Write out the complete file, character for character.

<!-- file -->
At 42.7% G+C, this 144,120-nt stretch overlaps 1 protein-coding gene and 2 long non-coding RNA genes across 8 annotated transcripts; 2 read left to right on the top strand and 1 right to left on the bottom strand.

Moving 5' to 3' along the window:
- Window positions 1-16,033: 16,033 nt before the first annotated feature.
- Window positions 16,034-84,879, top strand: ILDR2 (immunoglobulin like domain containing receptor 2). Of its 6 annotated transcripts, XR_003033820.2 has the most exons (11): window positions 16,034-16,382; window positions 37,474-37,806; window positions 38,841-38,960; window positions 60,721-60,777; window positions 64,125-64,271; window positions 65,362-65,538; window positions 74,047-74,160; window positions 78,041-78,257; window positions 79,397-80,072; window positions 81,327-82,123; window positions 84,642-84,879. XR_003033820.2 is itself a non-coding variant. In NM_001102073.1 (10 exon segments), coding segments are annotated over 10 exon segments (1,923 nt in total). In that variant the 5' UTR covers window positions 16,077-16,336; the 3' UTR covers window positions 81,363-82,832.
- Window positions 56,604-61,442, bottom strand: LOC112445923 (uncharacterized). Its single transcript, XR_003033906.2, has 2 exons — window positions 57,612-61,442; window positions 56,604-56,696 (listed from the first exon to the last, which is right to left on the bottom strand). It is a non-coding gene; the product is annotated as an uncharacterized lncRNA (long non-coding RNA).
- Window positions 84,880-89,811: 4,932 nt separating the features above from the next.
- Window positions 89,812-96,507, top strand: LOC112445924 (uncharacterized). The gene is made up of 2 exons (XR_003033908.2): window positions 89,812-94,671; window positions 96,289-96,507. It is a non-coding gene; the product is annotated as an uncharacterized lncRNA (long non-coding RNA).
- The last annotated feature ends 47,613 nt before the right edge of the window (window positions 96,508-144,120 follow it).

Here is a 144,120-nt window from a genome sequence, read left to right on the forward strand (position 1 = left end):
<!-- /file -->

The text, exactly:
At 42.7% G+C, this 144,120-nt stretch overlaps 1 protein-coding gene and 2 long non-coding RNA genes across 8 annotated transcripts; 2 read left to right on the top strand and 1 right to left on the bottom strand.

Moving 5' to 3' along the window:
- Window positions 1-16,033: 16,033 nt before the first annotated feature.
- Window positions 16,034-84,879, top strand: ILDR2 (immunoglobulin like domain containing receptor 2). Of its 6 annotated transcripts, XR_003033820.2 has the most exons (11): window positions 16,034-16,382; window positions 37,474-37,806; window positions 38,841-38,960; window positions 60,721-60,777; window positions 64,125-64,271; window positions 65,362-65,538; window positions 74,047-74,160; window positions 78,041-78,257; window positions 79,397-80,072; window positions 81,327-82,123; window positions 84,642-84,879. XR_003033820.2 is itself a non-coding variant. In NM_001102073.1 (10 exon segments), coding segments are annotated over 10 exon segments (1,923 nt in total). In that variant the 5' UTR covers window positions 16,077-16,336; the 3' UTR covers window positions 81,363-82,832.
- Window positions 56,604-61,442, bottom strand: LOC112445923 (uncharacterized). Its single transcript, XR_003033906.2, has 2 exons — window positions 57,612-61,442; window positions 56,604-56,696 (listed from the first exon to the last, which is right to left on the bottom strand). It is a non-coding gene; the product is annotated as an uncharacterized lncRNA (long non-coding RNA).
- Window positions 84,880-89,811: 4,932 nt separating the features above from the next.
- Window positions 89,812-96,507, top strand: LOC112445924 (uncharacterized). The gene is made up of 2 exons (XR_003033908.2): window positions 89,812-94,671; window positions 96,289-96,507. It is a non-coding gene; the product is annotated as an uncharacterized lncRNA (long non-coding RNA).
- The last annotated feature ends 47,613 nt before the right edge of the window (window positions 96,508-144,120 follow it).

Here is a 144,120-nt window from a genome sequence, read left to right on the forward strand (position 1 = left end):